CROWDER: I really enjoy doing it because it’s such a great opportunity to have dedicated time for friends. Of course, I see the people in Austin all the time, and I see our friend at Texas State a lot because it’s only a few minutes away. But having all of us together is really hard to do because we’re always doing a million different things. And so having that time [when] I know everybody can be together and cooking together and just eating and laughing and not having any other responsibilities for a few hours is really great … I think it’s been important to have that to sort of touch base with your chosen family because I know sometimes family can be a little bit stressful. And it’s also good just to make sure that we have a chance to connect before family and everything else takes priority. 

HANNA: Just getting to see everybody. It’s so hard to make that happen, especially with everybody being busy and coming into a lot of success. It’s really cool to have friends who are into all this really cool stuff, but it’s even cooler when I can see them … It’s hard to get together all the time now. We got to know each other during COVID. Two of them were going to school at A&M Corpus Christi, and then another one was going to school at FIT in New York, but it was online, so they were [living] here. Now, Thanksgiving is one of the only times that we can really all be together.

Do you have any favorite memories or other fun traditions around Friendsgiving? 

CROWDER: I really liked last year. After we had eaten and watched a movie or two, everybody was really tired and relaxed and cozy, and one of our friends actually fell asleep on our couch, and it just made me really happy to see what a safe space this was for all of us.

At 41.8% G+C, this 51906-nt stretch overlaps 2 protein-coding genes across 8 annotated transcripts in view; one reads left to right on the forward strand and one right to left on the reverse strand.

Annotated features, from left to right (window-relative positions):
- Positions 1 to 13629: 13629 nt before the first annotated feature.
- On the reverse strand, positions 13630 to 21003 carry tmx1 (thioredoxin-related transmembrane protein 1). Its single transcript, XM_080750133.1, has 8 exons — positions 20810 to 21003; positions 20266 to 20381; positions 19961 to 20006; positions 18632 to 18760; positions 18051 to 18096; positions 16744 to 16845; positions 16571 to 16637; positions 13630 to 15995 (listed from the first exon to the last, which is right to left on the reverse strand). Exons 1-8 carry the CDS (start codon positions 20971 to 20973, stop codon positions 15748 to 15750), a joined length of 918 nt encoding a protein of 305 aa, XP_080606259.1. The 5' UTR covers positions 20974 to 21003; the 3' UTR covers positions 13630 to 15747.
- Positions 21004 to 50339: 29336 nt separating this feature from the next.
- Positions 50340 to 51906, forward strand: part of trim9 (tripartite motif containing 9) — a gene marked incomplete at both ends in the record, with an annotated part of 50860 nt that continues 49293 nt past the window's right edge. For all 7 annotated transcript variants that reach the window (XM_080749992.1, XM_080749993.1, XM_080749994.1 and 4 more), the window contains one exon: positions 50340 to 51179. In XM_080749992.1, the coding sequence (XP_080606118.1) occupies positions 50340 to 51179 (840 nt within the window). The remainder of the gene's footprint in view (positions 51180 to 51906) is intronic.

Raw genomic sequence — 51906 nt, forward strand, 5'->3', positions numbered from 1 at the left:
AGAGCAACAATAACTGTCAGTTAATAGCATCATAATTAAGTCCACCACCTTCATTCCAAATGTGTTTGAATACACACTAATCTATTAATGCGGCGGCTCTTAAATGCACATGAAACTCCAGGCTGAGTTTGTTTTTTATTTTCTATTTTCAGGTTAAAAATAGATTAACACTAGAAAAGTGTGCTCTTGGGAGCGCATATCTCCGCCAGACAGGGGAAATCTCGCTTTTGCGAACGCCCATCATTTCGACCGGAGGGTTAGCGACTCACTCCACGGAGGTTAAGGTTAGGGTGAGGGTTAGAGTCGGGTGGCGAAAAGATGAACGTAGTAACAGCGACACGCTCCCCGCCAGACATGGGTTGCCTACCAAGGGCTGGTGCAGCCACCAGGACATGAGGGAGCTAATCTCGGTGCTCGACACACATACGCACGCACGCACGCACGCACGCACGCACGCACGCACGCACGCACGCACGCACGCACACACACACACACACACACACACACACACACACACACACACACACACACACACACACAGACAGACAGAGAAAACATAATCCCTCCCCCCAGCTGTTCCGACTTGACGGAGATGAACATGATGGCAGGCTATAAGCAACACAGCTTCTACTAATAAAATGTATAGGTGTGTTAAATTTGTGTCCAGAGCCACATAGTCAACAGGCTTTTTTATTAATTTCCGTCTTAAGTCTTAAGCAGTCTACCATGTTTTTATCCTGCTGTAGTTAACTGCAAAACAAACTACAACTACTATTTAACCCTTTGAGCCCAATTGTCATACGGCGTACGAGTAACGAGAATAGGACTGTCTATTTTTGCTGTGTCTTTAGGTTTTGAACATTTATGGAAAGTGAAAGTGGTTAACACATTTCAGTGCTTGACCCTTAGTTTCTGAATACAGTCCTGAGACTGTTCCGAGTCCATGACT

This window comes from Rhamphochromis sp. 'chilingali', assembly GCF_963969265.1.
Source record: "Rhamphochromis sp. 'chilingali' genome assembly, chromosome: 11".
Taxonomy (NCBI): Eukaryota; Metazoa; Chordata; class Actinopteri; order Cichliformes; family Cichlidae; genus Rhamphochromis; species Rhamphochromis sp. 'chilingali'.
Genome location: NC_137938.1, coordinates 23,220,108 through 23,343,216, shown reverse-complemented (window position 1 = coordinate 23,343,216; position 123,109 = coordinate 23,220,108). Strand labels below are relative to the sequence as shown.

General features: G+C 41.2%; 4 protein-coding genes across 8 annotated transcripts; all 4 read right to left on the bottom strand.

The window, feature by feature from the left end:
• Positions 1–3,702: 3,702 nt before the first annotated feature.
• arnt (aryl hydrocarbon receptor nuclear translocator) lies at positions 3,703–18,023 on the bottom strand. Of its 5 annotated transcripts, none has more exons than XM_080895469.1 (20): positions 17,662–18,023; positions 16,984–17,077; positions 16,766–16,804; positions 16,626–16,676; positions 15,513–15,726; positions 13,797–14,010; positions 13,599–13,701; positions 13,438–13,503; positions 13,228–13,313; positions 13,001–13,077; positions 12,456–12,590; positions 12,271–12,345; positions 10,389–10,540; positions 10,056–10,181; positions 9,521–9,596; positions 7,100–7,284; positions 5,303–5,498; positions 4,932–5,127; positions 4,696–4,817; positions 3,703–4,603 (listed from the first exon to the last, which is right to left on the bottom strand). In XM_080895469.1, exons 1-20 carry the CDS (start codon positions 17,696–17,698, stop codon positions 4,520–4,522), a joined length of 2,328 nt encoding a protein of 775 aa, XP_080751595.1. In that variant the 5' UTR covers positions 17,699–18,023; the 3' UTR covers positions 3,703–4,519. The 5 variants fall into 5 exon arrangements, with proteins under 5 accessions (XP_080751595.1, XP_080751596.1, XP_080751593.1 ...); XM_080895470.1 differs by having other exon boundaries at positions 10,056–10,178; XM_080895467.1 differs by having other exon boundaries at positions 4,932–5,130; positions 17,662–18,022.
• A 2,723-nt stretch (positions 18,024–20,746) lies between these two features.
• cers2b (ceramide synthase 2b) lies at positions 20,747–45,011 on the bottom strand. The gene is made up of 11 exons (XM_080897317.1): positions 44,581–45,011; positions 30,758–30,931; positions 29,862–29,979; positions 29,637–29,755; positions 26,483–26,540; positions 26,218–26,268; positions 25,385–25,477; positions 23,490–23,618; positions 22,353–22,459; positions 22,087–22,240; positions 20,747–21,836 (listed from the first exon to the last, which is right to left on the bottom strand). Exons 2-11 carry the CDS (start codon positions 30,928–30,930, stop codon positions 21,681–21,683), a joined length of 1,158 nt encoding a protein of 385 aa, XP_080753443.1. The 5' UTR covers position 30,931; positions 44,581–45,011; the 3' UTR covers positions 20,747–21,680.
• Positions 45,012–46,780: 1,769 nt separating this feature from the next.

HANNA: We do hearty, heavy, greasy comfort foods!

How is Friendsgiving different from Thanksgiving with your family? 

LUO: I feel like I either eat dinner with my family, or sometimes another family will invite us to do some sort of Thanksgiving thing. Those festivities are definitely more Chinese because it’s other Chinese families inviting us, and the reason why you’re there is very different. Like, you’re there because your parents know each other. And you’re hanging out other college kids and you’re like, “Oh, I remember you from my childhood.” It’s always nice to see those people again, but it’s definitely less sentimental because you don’t really have an attachment to them. So, I think that Friendsgiving is special in that it’s people in your life whom you know very intimately and whom you value, and they value you. 

CROWDER: It’s definitely more relaxed because it’s just a bunch of college students, and I don’t think anybody gets super stressed out being like, “Oh my god, this needs to be ready in time,” or “What if this person doesn’t like this?” I feel like I can be more honest and be like, “I don’t want that,” or like, “That’s a bad idea,” or something—just because it’s people who’ve known and loved me for so long. 

HANNA: Friendsgiving is the kids table, but [sitting] at the big table, and then family Thanksgiving is just the kids table. That’s really the best way I can explain it.

Emory Hanna (second from right) at her Friendsgiving.

CREDITS: Courtesy of Sarah Crowder (2); courtesy of Emory Hanna